The deformity caused by cicatricial alopecia (CA) can significantly affect self-image and self-esteem; therefore, it is important to improve the patient's appearance.
A 19-year-old man presented with large, uneven, slightly hypertrophic scars on his forehead and the frontal region of his scalp (patient 1) (Figure 1A). At 3 years of age he had experienced extensive full-thickness burns on his scalp, trunk, and upper extremities from hot cooking oil. The sizes of the CA lesions were estimated to be about 4 × 10 cm on the right frontal scalp and 2 × 4 cm on the left temporal scalp. The affected scalp skin was inelastic and adherent to the skull. Tissue expansion and scar reduction surgery was recommended, but the patient declined to have this treatment because of the expected visible disfigurement caused by the balloon expansion and the probable visible scar.
Patient 1. A, Before follicular unit hair transplantation; B, 1 year after hair transplantation.
Because the deformity caused by CA can have a significant impact on self-image and self-esteem, improving the appearance is of great importance.1 There are 2 critical points that should be mentioned. First, CA lesions are well known to have poor graft recipient conditions owing to reduced blood perfusion.2 The percentage of grafted follicles that survive depends in great measure on the blood supply of the vascular bed.3 In addition to causing poor graft survival and graft failure, a limited blood supply can leave the recipient area more vulnerable to infection, further ischemia, and necrosis because grafting may potentially cause additional vascular injury.3 Second, hair transplantation in Asian subjects differs from that in white subjects. The generally straight black hair and lower hair density of Asian subject result in obvious see-through contrast of the scalp, which is rarely seen in less-dense scalp areas of white subjects.4 Also, the scalps of Asian subjects seem to be thicker, less mobile, and less elastic, and Asian subjects tend to experience a higher incidence of hypertrophic or stretch-back and/or stretch-atrophy scars.5 Therefore, scarring may become extensive and obviously noticeable when scalp reduction surgery is performed. The results of surgical procedures involving scalp flaps or scar reduction with tissue expansion are less satisfactory in Asian subjects than in white subjects.3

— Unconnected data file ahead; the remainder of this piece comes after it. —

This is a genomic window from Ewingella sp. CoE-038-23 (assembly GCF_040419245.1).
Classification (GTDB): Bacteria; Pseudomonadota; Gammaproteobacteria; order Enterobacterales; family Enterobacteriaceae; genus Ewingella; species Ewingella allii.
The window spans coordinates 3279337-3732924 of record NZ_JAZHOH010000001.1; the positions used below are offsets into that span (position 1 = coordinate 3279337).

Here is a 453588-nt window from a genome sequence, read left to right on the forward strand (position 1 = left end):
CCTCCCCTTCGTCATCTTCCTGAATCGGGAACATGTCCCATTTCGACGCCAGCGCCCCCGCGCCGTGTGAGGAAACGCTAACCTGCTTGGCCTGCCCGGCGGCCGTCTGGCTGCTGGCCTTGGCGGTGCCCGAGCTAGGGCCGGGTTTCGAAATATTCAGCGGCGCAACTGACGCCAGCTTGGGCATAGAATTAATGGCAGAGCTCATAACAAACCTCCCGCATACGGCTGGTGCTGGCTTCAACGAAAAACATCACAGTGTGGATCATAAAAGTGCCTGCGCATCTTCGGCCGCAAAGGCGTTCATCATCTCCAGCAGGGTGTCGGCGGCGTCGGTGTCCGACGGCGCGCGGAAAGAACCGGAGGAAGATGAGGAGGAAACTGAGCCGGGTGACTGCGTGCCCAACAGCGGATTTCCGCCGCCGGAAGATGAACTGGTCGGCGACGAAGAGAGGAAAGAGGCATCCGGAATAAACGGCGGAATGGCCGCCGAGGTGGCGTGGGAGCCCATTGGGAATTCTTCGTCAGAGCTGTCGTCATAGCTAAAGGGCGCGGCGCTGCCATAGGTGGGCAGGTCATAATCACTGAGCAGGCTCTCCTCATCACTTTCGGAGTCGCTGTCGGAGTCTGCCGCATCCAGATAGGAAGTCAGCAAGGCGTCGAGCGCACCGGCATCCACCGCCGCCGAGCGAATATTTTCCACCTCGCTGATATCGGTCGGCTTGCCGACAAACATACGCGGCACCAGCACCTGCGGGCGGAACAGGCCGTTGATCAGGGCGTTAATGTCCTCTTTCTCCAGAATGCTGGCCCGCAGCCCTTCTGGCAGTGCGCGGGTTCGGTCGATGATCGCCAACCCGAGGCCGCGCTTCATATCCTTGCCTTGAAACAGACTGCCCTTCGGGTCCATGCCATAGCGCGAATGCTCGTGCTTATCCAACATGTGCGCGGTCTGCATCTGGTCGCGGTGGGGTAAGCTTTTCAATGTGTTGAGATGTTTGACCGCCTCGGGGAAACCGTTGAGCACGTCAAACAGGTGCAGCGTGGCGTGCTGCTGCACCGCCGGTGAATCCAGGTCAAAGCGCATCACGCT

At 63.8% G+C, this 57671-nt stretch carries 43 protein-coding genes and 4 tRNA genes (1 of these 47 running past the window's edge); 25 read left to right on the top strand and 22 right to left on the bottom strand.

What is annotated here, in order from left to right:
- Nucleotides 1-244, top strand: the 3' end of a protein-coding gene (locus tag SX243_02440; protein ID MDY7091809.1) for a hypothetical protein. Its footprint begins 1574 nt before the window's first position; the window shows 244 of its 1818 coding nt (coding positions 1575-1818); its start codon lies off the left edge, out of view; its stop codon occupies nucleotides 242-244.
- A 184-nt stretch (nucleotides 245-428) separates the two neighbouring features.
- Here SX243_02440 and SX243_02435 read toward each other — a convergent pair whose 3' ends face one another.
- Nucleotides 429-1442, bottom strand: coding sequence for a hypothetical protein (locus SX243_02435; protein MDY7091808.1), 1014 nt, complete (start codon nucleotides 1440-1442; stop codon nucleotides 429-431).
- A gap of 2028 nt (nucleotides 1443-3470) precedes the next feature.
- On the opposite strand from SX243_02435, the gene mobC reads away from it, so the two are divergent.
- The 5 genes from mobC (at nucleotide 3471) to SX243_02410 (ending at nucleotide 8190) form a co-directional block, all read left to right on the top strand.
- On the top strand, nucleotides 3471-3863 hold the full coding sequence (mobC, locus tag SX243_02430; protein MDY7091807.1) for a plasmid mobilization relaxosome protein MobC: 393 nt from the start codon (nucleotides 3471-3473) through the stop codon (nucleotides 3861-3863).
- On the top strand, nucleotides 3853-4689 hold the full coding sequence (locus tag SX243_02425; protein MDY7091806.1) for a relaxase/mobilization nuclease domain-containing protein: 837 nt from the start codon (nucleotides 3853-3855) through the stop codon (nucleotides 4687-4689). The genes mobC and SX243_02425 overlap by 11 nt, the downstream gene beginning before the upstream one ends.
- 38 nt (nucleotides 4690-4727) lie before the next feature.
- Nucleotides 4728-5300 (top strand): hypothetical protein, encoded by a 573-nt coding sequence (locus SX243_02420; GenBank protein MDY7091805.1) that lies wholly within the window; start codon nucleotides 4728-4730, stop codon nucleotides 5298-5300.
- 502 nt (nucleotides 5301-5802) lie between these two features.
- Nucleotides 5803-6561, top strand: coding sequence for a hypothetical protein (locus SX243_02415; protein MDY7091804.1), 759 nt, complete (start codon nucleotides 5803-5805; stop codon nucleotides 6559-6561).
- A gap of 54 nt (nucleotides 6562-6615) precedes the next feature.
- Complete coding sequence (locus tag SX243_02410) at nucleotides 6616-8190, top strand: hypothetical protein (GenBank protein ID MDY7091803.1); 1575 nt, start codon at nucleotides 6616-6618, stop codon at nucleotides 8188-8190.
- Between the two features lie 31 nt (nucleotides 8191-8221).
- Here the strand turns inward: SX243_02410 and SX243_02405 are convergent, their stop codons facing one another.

A punch biopsy specimen was obtained from the frontal cicatricial scalp of patient 1, and immunohistochemical staining, using anti-human CD31 antibody (BD Pharmingen, San Jose, Calif), showed poor vascular density in sclerotic tissue (Figure 2A). Two designated frontal alopecic regions were selected; one was pretreated with a carbon dioxide laser (hereinafter, pretreated area), and the other was left untreated as a control area. To create thermal injury in 3-dimensional patterns, round serial 1.0-mm holes were created by ablation using a collimated handpiece, about 3 to 5 mm deep into the skin, with a high-energy, ultrapulse carbon dioxide laser (model 1000U; SNJ Co, Seoul, South Korea). A continuous-wave beam with a pattern density spacing of 5-mm hole-to-hole distance and a pulse energy of 400 mJ was delivered for all applications at a frequency of 100 Hz. Clinical relevance was assessed at 1-month intervals. Two months later, the pretreated area became pinkish, with widened dimples resulting from the previously laser-drilled holes (Figure 3A). Immunohistochemical analysis of a subsequent biopsy sample showed a marked increase in vasculature (Figure 2B).